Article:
I am not often enthusiastic about trivial chemical names. They often lead to confusion. It would be nice to imagine that the chemist who came up with the names, caproic acid, caprylic acid and capric acid had a magnificently malevolent sense of humor. I suspect the truth is much more mundane. The names were all variations on the Latin word for goat.
4-Hydroxy 2,5-dimethyl-3(2H)-furanone (FEMA #3174, CAS #3658-77-3, COE #536, DG SANTE #13.010) is a notable exception. This chemical is so important in the flavor industry that it has been given many trivial names. Furaneol is far and away the most widely used and is not remotely capable of confusing.
Furaneol is found so widely in nature that it is hard to know where to begin. There are two broad categories. The first is fresh fruit flavors, led by pineapple and strawberry, which it can form an important part of the profile. The second relates to any food that has been heated.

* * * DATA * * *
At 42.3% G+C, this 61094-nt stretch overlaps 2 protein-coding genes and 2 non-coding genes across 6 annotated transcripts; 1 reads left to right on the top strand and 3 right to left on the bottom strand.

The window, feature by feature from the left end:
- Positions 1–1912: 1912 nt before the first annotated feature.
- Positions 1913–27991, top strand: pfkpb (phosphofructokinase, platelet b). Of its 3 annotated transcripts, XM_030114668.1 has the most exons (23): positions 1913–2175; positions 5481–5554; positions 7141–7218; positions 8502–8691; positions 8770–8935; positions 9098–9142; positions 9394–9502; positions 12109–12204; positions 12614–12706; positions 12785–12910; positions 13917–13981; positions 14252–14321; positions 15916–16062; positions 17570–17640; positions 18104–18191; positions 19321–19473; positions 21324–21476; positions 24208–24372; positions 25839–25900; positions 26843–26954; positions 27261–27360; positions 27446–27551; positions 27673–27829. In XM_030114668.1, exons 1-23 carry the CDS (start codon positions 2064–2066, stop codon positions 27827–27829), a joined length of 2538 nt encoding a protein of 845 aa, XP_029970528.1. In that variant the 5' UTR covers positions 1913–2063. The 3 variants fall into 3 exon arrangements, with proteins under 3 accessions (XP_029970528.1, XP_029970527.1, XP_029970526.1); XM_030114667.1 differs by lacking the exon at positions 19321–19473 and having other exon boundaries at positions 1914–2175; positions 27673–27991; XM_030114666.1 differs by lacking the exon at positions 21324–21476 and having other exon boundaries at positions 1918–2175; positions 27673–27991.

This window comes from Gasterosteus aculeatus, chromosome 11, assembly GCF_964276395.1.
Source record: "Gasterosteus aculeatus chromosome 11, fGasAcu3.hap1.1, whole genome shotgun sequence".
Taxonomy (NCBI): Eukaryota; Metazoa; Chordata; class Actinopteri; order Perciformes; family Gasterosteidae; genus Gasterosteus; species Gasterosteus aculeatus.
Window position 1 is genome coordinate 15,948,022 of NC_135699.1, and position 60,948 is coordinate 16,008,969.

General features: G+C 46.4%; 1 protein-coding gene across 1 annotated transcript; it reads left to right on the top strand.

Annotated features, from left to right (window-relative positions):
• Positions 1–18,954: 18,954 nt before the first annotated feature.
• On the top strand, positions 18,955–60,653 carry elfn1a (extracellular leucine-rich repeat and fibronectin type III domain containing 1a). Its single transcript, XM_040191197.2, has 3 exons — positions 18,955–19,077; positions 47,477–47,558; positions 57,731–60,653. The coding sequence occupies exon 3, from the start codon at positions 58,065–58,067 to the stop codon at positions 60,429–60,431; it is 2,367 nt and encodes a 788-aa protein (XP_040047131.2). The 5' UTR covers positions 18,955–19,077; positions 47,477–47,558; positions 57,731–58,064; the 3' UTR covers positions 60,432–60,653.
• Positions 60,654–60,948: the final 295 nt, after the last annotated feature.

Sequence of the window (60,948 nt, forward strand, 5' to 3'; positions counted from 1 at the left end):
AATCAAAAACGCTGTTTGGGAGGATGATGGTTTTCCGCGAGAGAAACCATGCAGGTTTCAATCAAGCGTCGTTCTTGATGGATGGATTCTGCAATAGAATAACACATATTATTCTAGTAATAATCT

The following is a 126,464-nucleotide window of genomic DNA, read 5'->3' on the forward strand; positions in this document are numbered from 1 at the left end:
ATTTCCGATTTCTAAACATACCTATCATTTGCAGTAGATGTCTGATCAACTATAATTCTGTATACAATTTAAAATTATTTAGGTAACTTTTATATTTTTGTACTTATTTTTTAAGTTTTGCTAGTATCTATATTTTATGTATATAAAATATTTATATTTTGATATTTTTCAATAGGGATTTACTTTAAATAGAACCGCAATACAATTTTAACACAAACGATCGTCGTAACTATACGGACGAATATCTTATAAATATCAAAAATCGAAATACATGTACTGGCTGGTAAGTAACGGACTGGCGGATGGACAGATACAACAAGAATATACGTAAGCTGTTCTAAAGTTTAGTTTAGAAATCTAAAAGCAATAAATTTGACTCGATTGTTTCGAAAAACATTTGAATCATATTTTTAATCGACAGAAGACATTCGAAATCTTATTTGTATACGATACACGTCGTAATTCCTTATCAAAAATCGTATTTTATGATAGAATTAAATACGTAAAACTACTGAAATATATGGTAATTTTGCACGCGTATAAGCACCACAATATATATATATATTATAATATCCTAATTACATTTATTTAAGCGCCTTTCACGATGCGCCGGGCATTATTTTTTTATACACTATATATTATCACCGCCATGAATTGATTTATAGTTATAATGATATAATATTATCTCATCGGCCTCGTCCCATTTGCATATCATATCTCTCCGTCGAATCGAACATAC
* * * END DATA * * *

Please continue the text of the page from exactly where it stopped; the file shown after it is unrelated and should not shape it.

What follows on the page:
The strong relationship between furaneol and other candy notes is complicated. The most important is maltol. On a good day, Furaneol is twenty-five times stronger than maltol, but in some flavors, the strength relationship is much lower. Maltol enhances furaneol, which complicates things further.
Furaneol, like maltol, has the effect of enhancing the perception of sweetness, which adds to its utility. This subject is so expansive that, to do it justice, I have split it up, looking at fruit flavors first.
Note that the dose rates given throughout this article are the levels suggested for use in flavors intended to be dosed at 0.05% in ready-to-drink beverages or in a simple bouillon.